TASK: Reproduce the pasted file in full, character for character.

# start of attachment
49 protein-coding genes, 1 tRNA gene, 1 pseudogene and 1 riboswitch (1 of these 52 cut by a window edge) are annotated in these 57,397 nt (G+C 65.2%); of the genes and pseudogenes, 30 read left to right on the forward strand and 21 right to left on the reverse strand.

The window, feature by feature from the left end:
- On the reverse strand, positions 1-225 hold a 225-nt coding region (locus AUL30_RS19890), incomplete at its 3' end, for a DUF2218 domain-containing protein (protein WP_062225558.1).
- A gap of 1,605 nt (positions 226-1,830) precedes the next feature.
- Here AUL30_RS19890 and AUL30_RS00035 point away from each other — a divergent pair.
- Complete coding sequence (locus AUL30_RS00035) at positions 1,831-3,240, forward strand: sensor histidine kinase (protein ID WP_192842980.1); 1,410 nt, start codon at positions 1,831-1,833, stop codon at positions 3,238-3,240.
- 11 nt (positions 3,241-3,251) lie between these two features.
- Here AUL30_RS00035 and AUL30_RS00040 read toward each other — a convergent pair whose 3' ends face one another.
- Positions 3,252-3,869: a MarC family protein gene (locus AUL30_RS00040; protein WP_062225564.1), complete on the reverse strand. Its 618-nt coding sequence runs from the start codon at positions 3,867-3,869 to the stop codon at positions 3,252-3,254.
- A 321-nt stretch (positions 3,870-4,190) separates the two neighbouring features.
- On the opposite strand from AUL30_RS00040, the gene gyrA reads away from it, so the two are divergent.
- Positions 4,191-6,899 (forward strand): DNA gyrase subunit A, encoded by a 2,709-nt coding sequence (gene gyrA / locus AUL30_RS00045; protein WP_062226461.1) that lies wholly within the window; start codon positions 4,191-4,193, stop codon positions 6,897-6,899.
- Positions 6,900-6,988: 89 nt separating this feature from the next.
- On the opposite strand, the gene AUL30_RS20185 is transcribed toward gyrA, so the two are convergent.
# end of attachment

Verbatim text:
49 protein-coding genes, 1 tRNA gene, 1 pseudogene and 1 riboswitch (1 of these 52 cut by a window edge) are annotated in these 57,397 nt (G+C 65.2%); of the genes and pseudogenes, 30 read left to right on the forward strand and 21 right to left on the reverse strand.

The window, feature by feature from the left end:
- On the reverse strand, positions 1-225 hold a 225-nt coding region (locus AUL30_RS19890), incomplete at its 3' end, for a DUF2218 domain-containing protein (protein WP_062225558.1).
- A gap of 1,605 nt (positions 226-1,830) precedes the next feature.
- Here AUL30_RS19890 and AUL30_RS00035 point away from each other — a divergent pair.
- Complete coding sequence (locus AUL30_RS00035) at positions 1,831-3,240, forward strand: sensor histidine kinase (protein ID WP_192842980.1); 1,410 nt, start codon at positions 1,831-1,833, stop codon at positions 3,238-3,240.
- 11 nt (positions 3,241-3,251) lie between these two features.
- Here AUL30_RS00035 and AUL30_RS00040 read toward each other — a convergent pair whose 3' ends face one another.
- Positions 3,252-3,869: a MarC family protein gene (locus AUL30_RS00040; protein WP_062225564.1), complete on the reverse strand. Its 618-nt coding sequence runs from the start codon at positions 3,867-3,869 to the stop codon at positions 3,252-3,254.
- A 321-nt stretch (positions 3,870-4,190) separates the two neighbouring features.
- On the opposite strand from AUL30_RS00040, the gene gyrA reads away from it, so the two are divergent.
- Positions 4,191-6,899 (forward strand): DNA gyrase subunit A, encoded by a 2,709-nt coding sequence (gene gyrA / locus AUL30_RS00045; protein WP_062226461.1) that lies wholly within the window; start codon positions 4,191-4,193, stop codon positions 6,897-6,899.
- Positions 6,900-6,988: 89 nt separating this feature from the next.
- On the opposite strand, the gene AUL30_RS20185 is transcribed toward gyrA, so the two are convergent.